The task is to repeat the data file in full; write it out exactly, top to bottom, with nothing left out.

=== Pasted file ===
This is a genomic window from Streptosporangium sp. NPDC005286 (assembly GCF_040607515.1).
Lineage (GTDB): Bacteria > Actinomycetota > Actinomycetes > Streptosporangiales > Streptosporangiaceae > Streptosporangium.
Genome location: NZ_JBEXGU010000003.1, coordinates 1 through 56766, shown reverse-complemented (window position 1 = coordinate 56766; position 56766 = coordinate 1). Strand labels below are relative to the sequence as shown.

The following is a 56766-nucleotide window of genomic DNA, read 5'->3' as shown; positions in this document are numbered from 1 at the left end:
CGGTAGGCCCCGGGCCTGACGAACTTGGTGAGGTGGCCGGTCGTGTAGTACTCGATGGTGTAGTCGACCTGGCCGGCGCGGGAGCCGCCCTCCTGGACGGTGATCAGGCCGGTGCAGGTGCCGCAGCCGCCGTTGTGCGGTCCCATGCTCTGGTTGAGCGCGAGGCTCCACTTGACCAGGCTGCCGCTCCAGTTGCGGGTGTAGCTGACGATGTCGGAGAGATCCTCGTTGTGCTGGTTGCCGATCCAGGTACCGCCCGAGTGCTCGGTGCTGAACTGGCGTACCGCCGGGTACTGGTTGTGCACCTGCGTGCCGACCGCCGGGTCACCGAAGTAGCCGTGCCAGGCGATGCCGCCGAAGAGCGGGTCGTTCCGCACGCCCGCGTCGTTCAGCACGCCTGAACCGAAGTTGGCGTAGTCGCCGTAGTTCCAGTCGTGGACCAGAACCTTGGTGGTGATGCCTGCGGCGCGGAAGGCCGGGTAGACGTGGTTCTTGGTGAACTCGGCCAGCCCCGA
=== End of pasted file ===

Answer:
This is a genomic window from Streptosporangium sp. NPDC005286 (assembly GCF_040607515.1).
Lineage (GTDB): Bacteria > Actinomycetota > Actinomycetes > Streptosporangiales > Streptosporangiaceae > Streptosporangium.
Genome location: NZ_JBEXGU010000003.1, coordinates 1 through 56766, shown reverse-complemented (window position 1 = coordinate 56766; position 56766 = coordinate 1). Strand labels below are relative to the sequence as shown.

The following is a 56766-nucleotide window of genomic DNA, read 5'->3' as shown; positions in this document are numbered from 1 at the left end:
CGGTAGGCCCCGGGCCTGACGAACTTGGTGAGGTGGCCGGTCGTGTAGTACTCGATGGTGTAGTCGACCTGGCCGGCGCGGGAGCCGCCCTCCTGGACGGTGATCAGGCCGGTGCAGGTGCCGCAGCCGCCGTTGTGCGGTCCCATGCTCTGGTTGAGCGCGAGGCTCCACTTGACCAGGCTGCCGCTCCAGTTGCGGGTGTAGCTGACGATGTCGGAGAGATCCTCGTTGTGCTGGTTGCCGATCCAGGTACCGCCCGAGTGCTCGGTGCTGAACTGGCGTACCGCCGGGTACTGGTTGTGCACCTGCGTGCCGACCGCCGGGTCACCGAAGTAGCCGTGCCAGGCGATGCCGCCGAAGAGCGGGTCGTTCCGCACGCCCGCGTCGTTCAGCACGCCTGAACCGAAGTTGGCGTAGTCGCCGTAGTTCCAGTCGTGGACCAGAACCTTGGTGGTGATGCCTGCGGCGCGGAAGGCCGGGTAGACGTGGTTCTTGGTGAACTCGGCCAGCCCCGA